The question is not why you like a piece, or appreciate a piece of music. (What is music appreciation anyway? But that's another story.)

The only question to consider is why you love a particular piece of music.

You don’t love a piece because it sounds more or less like some other piece of music. Rather, you love it because it sounds utterly different. You love a piece because it is one-of-a-kind. You noticed that it was different right from the start, the very first time you heard it. This difference is a moment in the music. It could be a melody or a rhythm. It could be a chord or a timbre. It could be anything. What you love about the piece is this new sound. The piece resonates with the new sound. The piece is the new sound.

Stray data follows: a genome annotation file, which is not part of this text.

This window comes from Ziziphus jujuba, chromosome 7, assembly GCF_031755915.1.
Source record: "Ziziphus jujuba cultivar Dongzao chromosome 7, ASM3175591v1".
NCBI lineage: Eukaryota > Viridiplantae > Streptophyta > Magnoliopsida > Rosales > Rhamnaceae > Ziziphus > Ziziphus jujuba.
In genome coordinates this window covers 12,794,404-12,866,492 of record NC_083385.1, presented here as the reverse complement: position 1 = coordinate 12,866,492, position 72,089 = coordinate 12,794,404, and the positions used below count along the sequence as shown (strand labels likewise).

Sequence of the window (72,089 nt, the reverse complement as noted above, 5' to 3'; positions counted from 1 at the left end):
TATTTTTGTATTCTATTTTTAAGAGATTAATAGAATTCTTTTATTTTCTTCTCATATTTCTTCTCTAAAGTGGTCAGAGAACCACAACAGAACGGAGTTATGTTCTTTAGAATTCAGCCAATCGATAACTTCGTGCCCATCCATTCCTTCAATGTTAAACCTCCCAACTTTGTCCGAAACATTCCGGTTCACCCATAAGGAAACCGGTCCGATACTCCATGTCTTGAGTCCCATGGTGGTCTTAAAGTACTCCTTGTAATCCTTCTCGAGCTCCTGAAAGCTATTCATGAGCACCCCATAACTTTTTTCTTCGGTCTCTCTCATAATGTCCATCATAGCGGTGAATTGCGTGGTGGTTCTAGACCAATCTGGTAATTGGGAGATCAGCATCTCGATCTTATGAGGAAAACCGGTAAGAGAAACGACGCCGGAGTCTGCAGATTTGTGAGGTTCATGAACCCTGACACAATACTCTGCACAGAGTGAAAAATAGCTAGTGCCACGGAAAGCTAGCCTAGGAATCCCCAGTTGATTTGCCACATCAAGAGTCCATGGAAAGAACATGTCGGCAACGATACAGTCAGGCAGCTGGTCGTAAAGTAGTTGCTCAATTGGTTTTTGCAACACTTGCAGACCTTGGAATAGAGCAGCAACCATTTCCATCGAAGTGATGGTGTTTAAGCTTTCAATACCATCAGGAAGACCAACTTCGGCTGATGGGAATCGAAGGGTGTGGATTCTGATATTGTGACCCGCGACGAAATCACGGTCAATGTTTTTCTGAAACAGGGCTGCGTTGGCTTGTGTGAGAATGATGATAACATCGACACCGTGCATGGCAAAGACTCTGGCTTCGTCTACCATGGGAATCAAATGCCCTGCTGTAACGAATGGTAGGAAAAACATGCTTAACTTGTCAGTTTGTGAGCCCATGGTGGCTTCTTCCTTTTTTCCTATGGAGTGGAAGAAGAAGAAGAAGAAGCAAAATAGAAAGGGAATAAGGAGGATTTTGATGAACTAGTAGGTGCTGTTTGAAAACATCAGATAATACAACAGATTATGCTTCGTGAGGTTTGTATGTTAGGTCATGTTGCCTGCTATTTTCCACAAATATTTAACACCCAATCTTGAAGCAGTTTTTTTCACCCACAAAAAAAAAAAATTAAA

Our most powerful and most formative experiences with music happen suddenly, unexpectedly, in the physical encounter with a new sound.

That is the idea which I am exploring in these pages and in my forthcoming book, Listening For New Music, A Composer Explores Our Most Powerful Experiences of Music.


This abstract provides a brief overview of Listening For New Music  LINK

And here are links to the first two chapters:

  • One: Why Does Sally Love a Note?  LINK 
  • Two: The Island of Music in a Major Key  LINK 

Here is a PDF for my article, Hearing Music with the Ears of a Composer, published in Leonardo Music Journal 26 - December 2016, Lend Me Your Ears! Sound and Reception   LINK

And here is a link to Leonardo Music Journal online   LINK

Here is a short essay, "Composing is a special way of listening"  LINK